“Emotional content needs a welcoming attitude; otherwise it will remain undigested, waiting to jump out at inopportune times.”
As a hungry philosopher, you can see why the above quote would resonate with me. I’ve thought about digesting yummy tastes, good-for-you food and empowering nutrition. I hadn’t thought about a range “undigested emotions” from PTSD to small irritating hooks into our attention. Makes me wonder how I “digest” emotions? What do I absorb, what do I let go and what do I hold on to? Emotional nourishment or constipation. This is just one example of thought-provoking advice from Mark Epstein’s “Advice Not Given: A Guide to Getting Over Yourself.”
One way he recommends to process and digest emotions follows the “Good enough parent model.” In this model, the key is to observe negative emotions (like an angry child) with presence and without retaliation. He explains,
“…would ask me to elaborate on what being a “good enough” parent actually meant. “It means being able to survive one’s child’s rage,” I would answer. “And what does it mean to survive the rage?” they would ask. “Not to be invasive and not to be rejecting,” I would say. “To be able to hold their anger and be open to their experience without abandoning them but without retaliating either.”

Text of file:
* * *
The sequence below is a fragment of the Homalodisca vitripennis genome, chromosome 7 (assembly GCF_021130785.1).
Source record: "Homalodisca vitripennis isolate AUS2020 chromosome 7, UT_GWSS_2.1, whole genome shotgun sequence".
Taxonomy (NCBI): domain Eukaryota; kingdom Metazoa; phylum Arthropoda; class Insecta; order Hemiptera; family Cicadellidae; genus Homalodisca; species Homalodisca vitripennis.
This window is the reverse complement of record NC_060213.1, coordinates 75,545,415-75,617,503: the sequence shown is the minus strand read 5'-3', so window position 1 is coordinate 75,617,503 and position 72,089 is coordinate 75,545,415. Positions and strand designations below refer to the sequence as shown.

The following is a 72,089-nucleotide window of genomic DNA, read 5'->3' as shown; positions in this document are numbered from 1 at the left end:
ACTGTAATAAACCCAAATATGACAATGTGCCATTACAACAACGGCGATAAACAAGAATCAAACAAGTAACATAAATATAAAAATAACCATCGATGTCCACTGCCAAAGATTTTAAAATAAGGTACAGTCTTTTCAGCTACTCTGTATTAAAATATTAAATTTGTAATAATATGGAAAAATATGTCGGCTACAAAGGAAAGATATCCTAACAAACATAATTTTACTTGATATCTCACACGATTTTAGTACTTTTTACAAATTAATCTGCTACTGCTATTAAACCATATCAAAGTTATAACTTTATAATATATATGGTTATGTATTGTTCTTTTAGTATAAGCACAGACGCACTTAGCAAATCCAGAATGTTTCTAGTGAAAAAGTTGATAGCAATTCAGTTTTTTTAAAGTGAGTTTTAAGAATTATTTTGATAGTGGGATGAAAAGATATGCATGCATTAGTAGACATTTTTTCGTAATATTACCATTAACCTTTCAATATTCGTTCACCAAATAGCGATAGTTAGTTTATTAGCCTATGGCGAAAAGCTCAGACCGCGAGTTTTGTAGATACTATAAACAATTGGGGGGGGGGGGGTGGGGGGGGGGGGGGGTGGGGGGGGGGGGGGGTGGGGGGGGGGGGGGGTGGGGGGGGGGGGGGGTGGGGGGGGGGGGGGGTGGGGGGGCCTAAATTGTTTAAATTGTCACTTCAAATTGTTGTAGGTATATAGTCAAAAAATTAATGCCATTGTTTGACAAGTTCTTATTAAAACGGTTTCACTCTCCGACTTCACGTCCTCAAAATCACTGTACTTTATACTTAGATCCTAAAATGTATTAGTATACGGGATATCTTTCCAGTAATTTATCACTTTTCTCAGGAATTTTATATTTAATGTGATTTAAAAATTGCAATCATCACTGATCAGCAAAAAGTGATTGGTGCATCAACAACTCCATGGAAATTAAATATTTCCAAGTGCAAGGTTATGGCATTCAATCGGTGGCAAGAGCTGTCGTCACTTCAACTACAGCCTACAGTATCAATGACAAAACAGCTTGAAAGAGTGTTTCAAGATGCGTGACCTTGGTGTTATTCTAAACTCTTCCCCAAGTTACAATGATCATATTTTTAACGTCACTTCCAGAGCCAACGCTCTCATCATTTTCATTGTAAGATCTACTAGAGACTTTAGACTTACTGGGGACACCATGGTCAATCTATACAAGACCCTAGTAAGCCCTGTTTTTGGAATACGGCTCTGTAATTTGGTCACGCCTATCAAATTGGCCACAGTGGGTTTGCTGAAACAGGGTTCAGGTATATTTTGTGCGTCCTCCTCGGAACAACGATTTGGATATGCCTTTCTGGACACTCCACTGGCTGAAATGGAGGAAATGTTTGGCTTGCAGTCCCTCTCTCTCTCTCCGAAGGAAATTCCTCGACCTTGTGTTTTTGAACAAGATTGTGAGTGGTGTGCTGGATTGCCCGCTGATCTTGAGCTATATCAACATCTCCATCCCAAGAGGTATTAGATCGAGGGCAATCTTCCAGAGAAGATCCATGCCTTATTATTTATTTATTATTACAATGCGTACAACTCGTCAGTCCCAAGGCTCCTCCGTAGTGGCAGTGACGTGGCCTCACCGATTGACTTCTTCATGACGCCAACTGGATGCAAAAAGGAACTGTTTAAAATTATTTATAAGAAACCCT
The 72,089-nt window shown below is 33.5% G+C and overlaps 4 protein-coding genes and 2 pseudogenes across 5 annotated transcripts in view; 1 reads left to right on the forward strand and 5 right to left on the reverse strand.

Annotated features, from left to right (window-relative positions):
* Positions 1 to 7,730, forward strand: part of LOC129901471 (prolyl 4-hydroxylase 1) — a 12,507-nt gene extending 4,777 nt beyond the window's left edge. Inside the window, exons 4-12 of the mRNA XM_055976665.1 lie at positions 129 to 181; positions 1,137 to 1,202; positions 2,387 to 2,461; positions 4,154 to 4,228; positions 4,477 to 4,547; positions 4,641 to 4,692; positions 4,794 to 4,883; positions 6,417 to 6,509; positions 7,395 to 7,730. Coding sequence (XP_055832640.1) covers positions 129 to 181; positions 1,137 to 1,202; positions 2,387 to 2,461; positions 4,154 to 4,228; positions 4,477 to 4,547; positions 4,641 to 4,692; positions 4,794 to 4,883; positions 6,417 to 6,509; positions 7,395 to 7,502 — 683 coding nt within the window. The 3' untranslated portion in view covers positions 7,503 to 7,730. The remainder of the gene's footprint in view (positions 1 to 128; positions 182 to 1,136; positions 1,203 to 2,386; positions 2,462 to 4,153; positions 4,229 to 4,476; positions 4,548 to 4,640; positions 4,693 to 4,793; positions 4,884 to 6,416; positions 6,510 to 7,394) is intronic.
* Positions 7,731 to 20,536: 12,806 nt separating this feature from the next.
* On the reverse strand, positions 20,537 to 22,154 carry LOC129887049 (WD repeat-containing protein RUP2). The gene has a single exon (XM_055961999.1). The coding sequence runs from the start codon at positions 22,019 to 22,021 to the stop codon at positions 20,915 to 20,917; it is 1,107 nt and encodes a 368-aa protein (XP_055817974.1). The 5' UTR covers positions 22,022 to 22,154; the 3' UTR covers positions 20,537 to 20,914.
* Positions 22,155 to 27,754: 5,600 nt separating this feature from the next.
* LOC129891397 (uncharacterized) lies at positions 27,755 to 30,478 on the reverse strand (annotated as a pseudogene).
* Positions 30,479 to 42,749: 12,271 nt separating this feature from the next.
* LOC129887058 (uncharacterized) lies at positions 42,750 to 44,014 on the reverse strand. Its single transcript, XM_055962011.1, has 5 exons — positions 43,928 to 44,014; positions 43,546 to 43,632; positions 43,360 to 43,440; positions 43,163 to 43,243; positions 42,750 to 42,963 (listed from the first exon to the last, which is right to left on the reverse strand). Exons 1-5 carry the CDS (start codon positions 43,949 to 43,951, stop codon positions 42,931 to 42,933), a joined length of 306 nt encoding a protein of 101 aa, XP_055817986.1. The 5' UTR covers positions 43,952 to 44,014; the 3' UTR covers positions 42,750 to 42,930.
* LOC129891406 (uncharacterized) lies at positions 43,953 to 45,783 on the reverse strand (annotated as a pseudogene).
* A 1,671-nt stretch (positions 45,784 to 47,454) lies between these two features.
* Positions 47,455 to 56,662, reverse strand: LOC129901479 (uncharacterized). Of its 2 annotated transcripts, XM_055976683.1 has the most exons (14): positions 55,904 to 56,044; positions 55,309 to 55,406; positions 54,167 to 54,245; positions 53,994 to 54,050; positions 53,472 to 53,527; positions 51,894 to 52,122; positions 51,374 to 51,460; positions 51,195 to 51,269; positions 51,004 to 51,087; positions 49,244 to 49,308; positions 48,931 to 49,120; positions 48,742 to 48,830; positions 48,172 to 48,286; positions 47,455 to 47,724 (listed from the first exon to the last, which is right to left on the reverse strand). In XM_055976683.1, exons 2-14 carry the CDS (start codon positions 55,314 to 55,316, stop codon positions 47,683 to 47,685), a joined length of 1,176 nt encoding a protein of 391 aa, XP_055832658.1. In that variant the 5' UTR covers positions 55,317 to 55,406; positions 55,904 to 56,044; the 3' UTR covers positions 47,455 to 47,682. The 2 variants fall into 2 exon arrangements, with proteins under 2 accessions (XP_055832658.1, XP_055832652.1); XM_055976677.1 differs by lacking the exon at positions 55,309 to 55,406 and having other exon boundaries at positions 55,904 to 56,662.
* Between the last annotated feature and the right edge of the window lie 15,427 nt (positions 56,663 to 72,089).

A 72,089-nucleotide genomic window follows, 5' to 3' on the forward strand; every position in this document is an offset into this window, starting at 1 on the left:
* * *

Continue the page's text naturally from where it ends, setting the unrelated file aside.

Next time, I feel full of anger, self-judgment, envy, anxiety, I’ll try to first of all notice and name the emotion. Tasting and identifying the emotion or often conflicting emotions is difficult enough. The next step that requires a mindful response but no reaction is very, very difficult. We can only practice “the willingness to separate the raw material of emotion from the story we have built up around it,” right? Most of us, don’t even recognize our own “operating system” or inner-narratives.
In therapy, when we show up, we look for feelings, bring them out, and make them the subject of inquiry. We talk emotions over, examine them, wonder about them, and explore around their edges. This willingness to separate the raw material of emotion from the story we have built up around it is a critical aspect of Right Speech. It allows us to speak more gently to ourselves in the face of our most intense suffering, not just in the midst of meditation or in a therapist’s office but in real life, in the middle of the night when we lie awake wondering what is wrong with us.”
It helps to hear the idea of letting go and noticing through as many ways possible. It helps to hear that we just need to show up in our own lives and narratives.
May we all digest our emotions as well as our dinner,
Epstein, Mark. Advice Not Given: A Guide to Getting Over Yourself (p. 73). Penguin Publishing Group. Kindle Edition.